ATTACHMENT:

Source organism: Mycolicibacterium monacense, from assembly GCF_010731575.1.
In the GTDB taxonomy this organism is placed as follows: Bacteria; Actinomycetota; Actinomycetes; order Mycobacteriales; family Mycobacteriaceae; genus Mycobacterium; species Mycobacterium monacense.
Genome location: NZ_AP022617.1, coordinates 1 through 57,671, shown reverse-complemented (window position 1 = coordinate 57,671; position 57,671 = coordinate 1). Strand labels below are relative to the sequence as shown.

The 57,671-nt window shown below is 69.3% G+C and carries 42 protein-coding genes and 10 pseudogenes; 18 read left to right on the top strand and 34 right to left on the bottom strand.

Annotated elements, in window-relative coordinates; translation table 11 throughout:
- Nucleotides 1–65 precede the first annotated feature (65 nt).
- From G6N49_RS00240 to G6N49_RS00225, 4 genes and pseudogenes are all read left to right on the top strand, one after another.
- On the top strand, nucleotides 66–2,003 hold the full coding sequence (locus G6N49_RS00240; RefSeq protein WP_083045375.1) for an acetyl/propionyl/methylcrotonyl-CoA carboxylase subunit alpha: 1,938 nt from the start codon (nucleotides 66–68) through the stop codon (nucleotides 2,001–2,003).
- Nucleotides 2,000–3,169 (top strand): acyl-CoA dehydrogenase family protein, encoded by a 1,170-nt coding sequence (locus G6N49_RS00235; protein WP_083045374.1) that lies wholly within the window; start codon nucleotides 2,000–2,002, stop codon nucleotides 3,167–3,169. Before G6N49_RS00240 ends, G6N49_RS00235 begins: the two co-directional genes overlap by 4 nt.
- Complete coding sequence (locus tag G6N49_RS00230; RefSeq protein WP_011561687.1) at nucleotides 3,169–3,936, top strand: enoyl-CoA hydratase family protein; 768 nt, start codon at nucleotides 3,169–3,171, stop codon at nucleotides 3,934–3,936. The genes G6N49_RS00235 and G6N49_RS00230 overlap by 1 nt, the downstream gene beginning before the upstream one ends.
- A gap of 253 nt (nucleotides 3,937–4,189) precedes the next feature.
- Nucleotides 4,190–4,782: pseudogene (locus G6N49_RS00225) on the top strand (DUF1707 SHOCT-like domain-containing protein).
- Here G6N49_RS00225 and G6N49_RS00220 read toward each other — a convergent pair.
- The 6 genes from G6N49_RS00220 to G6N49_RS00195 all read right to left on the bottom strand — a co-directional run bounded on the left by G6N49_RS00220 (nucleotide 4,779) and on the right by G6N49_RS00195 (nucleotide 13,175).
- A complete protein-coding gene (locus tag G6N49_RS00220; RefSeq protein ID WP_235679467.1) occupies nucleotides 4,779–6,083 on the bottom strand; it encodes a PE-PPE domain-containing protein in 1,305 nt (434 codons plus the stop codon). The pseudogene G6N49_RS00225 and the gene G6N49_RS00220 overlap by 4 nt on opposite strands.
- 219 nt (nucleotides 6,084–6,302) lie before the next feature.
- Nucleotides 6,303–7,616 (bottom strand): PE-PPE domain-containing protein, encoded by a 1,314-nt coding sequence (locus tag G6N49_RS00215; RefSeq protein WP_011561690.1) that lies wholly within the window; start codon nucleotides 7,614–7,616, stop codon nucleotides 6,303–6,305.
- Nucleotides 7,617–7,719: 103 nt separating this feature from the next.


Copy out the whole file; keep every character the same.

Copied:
Source organism: Mycolicibacterium monacense, from assembly GCF_010731575.1.
In the GTDB taxonomy this organism is placed as follows: Bacteria; Actinomycetota; Actinomycetes; order Mycobacteriales; family Mycobacteriaceae; genus Mycobacterium; species Mycobacterium monacense.
Genome location: NZ_AP022617.1, coordinates 1 through 57,671, shown reverse-complemented (window position 1 = coordinate 57,671; position 57,671 = coordinate 1). Strand labels below are relative to the sequence as shown.

The 57,671-nt window shown below is 69.3% G+C and carries 42 protein-coding genes and 10 pseudogenes; 18 read left to right on the top strand and 34 right to left on the bottom strand.

Annotated elements, in window-relative coordinates; translation table 11 throughout:
- Nucleotides 1–65 precede the first annotated feature (65 nt).
- From G6N49_RS00240 to G6N49_RS00225, 4 genes and pseudogenes are all read left to right on the top strand, one after another.
- On the top strand, nucleotides 66–2,003 hold the full coding sequence (locus G6N49_RS00240; RefSeq protein WP_083045375.1) for an acetyl/propionyl/methylcrotonyl-CoA carboxylase subunit alpha: 1,938 nt from the start codon (nucleotides 66–68) through the stop codon (nucleotides 2,001–2,003).
- Nucleotides 2,000–3,169 (top strand): acyl-CoA dehydrogenase family protein, encoded by a 1,170-nt coding sequence (locus G6N49_RS00235; protein WP_083045374.1) that lies wholly within the window; start codon nucleotides 2,000–2,002, stop codon nucleotides 3,167–3,169. Before G6N49_RS00240 ends, G6N49_RS00235 begins: the two co-directional genes overlap by 4 nt.
- Complete coding sequence (locus tag G6N49_RS00230; RefSeq protein WP_011561687.1) at nucleotides 3,169–3,936, top strand: enoyl-CoA hydratase family protein; 768 nt, start codon at nucleotides 3,169–3,171, stop codon at nucleotides 3,934–3,936. The genes G6N49_RS00235 and G6N49_RS00230 overlap by 1 nt, the downstream gene beginning before the upstream one ends.
- A gap of 253 nt (nucleotides 3,937–4,189) precedes the next feature.
- Nucleotides 4,190–4,782: pseudogene (locus G6N49_RS00225) on the top strand (DUF1707 SHOCT-like domain-containing protein).
- Here G6N49_RS00225 and G6N49_RS00220 read toward each other — a convergent pair.
- The 6 genes from G6N49_RS00220 to G6N49_RS00195 all read right to left on the bottom strand — a co-directional run bounded on the left by G6N49_RS00220 (nucleotide 4,779) and on the right by G6N49_RS00195 (nucleotide 13,175).
- A complete protein-coding gene (locus tag G6N49_RS00220; RefSeq protein ID WP_235679467.1) occupies nucleotides 4,779–6,083 on the bottom strand; it encodes a PE-PPE domain-containing protein in 1,305 nt (434 codons plus the stop codon). The pseudogene G6N49_RS00225 and the gene G6N49_RS00220 overlap by 4 nt on opposite strands.
- 219 nt (nucleotides 6,084–6,302) lie before the next feature.
- Nucleotides 6,303–7,616 (bottom strand): PE-PPE domain-containing protein, encoded by a 1,314-nt coding sequence (locus tag G6N49_RS00215; RefSeq protein WP_011561690.1) that lies wholly within the window; start codon nucleotides 7,614–7,616, stop codon nucleotides 6,303–6,305.
- Nucleotides 7,617–7,719: 103 nt separating this feature from the next.